In recent years, the TXSG has been called to active duty for hurricanes, tornadoes, flooding, and wildfires. TXSG is the lead military component for Operation Lone Star in the Rio Grande Valley – the state’s annual humanitarian medical mission – and provides support to the state’s annual Oral Rabies Vaccination Program and the Joint Operations Intelligence Center.

TXSG personnel train one weekend per month and attend a four-day annual training exercise.

For more information about the Texas State Guard, call 469-554-TXSG or go to:

LTC Grantham Takes Command of the 8th Regiment

By: SSG Malana Nall
HQ, 8th Civil Affairs Regt., TXSG

LTC E. A. "Buddy" Grantham Takes Command Of Texas State Guard's 8th Regiment

Photo: (Credit-SSG Malana Nall) LTC Buddy Grantham holds the regimental colors after accepting command of the 8th Regiment from Brigadier General Jake Betty
Photo: (Credit-SSG Malana Nall)
LTC Buddy Grantham holds the regimental colors after accepting command of the 8th Regiment from Brigadier General Jake Betty

HOUSTON, TX – Lieutenant Colonel E.A. "Buddy" Grantham assumed command of the Houston based 8th Regiment of the Texas State Guard from outgoing Colonel John Carpenter. The change of command ceremony took place at the National Guard Armory in Houston, Texas.

The 8th, the largest of the Army Component’s six regiments, encompasses 33 Counties along the Texas Gulf Coast. LTC Grantham, a resident of Houston and retired United States Army Officer, commands units based in Houston, Bryan, Huntsville, Nacogdoches and Beaumont. These units and their highly trained soldiers work with local emergency management personnel to protect citizens of the state of Texas during times of natural or manmade disasters.

The Mission of the Texas State Guard is to provide highly trained soldiers for Defense Support of Civil Authorities (DSCA), by providing ready military forces during State Declared Emergencies, to assist State and local authorities in homeland security, community service and with medical services.

The Texas State Guard (TXSG) is one of three branches of the Texas Military Forces (TXMF), reporting to the Texas Adjutant General, Major General John F. Nichols, located at Texas Military Forces HQ, Camp Mabry (Austin), Texas. The Commander-In-Chief of the Texas Military Forces is the Governor of Texas, Rick Perry. The other two branches are the Texas Army National Guard (TXARNG) and the Texas Air National Guard (TXANG).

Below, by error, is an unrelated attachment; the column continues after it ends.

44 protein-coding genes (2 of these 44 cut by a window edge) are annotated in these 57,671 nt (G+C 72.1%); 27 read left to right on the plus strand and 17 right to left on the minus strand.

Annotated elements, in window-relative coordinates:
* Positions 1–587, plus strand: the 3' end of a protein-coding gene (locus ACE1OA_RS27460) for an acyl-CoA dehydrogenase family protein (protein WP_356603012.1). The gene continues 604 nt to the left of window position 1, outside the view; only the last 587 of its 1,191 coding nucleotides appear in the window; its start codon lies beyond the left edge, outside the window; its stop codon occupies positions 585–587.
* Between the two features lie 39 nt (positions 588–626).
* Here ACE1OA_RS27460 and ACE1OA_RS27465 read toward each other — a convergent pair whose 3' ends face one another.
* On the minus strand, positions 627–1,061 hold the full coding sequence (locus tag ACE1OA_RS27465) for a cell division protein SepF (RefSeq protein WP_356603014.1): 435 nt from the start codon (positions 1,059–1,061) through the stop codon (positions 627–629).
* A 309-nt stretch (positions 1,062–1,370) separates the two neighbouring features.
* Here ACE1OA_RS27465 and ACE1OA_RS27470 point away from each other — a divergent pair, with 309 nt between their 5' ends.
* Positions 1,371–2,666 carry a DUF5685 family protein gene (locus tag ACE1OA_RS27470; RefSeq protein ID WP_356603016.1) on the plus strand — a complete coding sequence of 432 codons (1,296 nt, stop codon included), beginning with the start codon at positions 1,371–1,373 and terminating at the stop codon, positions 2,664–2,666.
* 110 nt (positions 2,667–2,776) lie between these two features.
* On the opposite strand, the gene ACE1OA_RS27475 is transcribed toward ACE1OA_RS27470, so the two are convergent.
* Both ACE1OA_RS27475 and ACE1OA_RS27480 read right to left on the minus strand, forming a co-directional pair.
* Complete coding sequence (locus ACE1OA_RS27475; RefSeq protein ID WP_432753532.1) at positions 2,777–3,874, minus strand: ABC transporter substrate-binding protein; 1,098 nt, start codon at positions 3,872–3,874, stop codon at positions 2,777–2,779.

Texas National Guard engineers say farewell to loved ones

The 454th Engineer Company colors are cased during a mobilization ceremony at the McNease Convention Center in San Angelo, Texas, Feb. 19, 2014.
The 454th Engineer Company colors are cased during a mobilization ceremony at the McNease Convention Center in San Angelo, Texas, Feb. 19, 2014. The San Angelo based engineer company will be deploying to Afghanistan to perform route clearance mission patrols and is the only company of this type within the Texas Army National Guard. (U.S. Army National Guard photo by Private 1st Class Shannon Gatta/Released)

Story by: Pfc. Shannon Gatta, 454th Engineer

Company Public Affairs

 SAN ANGELO, Texas - Leaders with the Texas Army National Guard, together with friends and family, said goodbye and  good luck to members of 454th Engineer Company during a mobilization ceremony at the McNease Convention Center, in  San Angelo, Texas, Feb. 19, 2014. 

 The approximately 100 soldiers deploying to Afghanistan, in support of Operation Enduring Freedom, will provide route  clearance missions with convoys and dismounted patrols, in order to detect and interrogate buried roadside bombs and other  explosive devices. 

 Just one of a handful of route clearance mission teams within the entire National Guard and the only one within the Texas  Army National Guard, the company has a potentially dangerous mission to ensure the remainder of the forces can move  freely around the battlefield.